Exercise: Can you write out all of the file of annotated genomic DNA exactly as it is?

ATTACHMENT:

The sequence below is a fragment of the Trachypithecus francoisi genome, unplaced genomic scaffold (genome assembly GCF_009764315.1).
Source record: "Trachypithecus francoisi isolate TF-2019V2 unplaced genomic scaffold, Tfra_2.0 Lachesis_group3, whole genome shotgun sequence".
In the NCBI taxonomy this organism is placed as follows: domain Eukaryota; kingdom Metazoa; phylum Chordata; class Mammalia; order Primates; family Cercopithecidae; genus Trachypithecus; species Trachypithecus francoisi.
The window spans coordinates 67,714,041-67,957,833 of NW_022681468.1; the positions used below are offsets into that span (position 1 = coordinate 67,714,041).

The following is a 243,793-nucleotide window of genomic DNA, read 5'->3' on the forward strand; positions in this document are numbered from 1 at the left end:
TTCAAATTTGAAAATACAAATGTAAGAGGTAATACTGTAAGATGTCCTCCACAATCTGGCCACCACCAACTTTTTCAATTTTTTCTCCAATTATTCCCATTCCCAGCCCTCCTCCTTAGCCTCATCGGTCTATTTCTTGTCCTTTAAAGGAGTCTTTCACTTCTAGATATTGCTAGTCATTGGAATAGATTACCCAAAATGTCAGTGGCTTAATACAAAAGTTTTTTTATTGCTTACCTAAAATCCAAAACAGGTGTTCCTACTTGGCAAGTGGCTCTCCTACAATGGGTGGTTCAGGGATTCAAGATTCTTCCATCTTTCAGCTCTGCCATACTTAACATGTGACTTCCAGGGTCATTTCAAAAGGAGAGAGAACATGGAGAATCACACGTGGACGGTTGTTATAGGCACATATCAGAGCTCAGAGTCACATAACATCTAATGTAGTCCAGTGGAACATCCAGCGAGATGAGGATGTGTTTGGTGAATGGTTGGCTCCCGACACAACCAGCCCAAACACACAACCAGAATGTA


The sequence below is a fragment of the Trachypithecus francoisi genome, unplaced genomic scaffold (genome assembly GCF_009764315.1).
Source record: "Trachypithecus francoisi isolate TF-2019V2 unplaced genomic scaffold, Tfra_2.0 Lachesis_group3, whole genome shotgun sequence".
In the NCBI taxonomy this organism is placed as follows: domain Eukaryota; kingdom Metazoa; phylum Chordata; class Mammalia; order Primates; family Cercopithecidae; genus Trachypithecus; species Trachypithecus francoisi.
The window spans coordinates 67,714,041-67,957,833 of NW_022681468.1; the positions used below are offsets into that span (position 1 = coordinate 67,714,041).

The following is a 243,793-nucleotide window of genomic DNA, read 5'->3' on the forward strand; positions in this document are numbered from 1 at the left end:
TTCAAATTTGAAAATACAAATGTAAGAGGTAATACTGTAAGATGTCCTCCACAATCTGGCCACCACCAACTTTTTCAATTTTTTCTCCAATTATTCCCATTCCCAGCCCTCCTCCTTAGCCTCATCGGTCTATTTCTTGTCCTTTAAAGGAGTCTTTCACTTCTAGATATTGCTAGTCATTGGAATAGATTACCCAAAATGTCAGTGGCTTAATACAAAAGTTTTTTTATTGCTTACCTAAAATCCAAAACAGGTGTTCCTACTTGGCAAGTGGCTCTCCTACAATGGGTGGTTCAGGGATTCAAGATTCTTCCATCTTTCAGCTCTGCCATACTTAACATGTGACTTCCAGGGTCATTTCAAAAGGAGAGAGAACATGGAGAATCACACGTGGACGGTTGTTATAGGCACATATCAGAGCTCAGAGTCACATAACATCTAATGTAGTCCAGTGGAACATCCAGCGAGATGAGGATGTGTTTGGTGAATGGTTGGCTCCCGACACAACCAGCCCAAACACACAACCAGAATGTA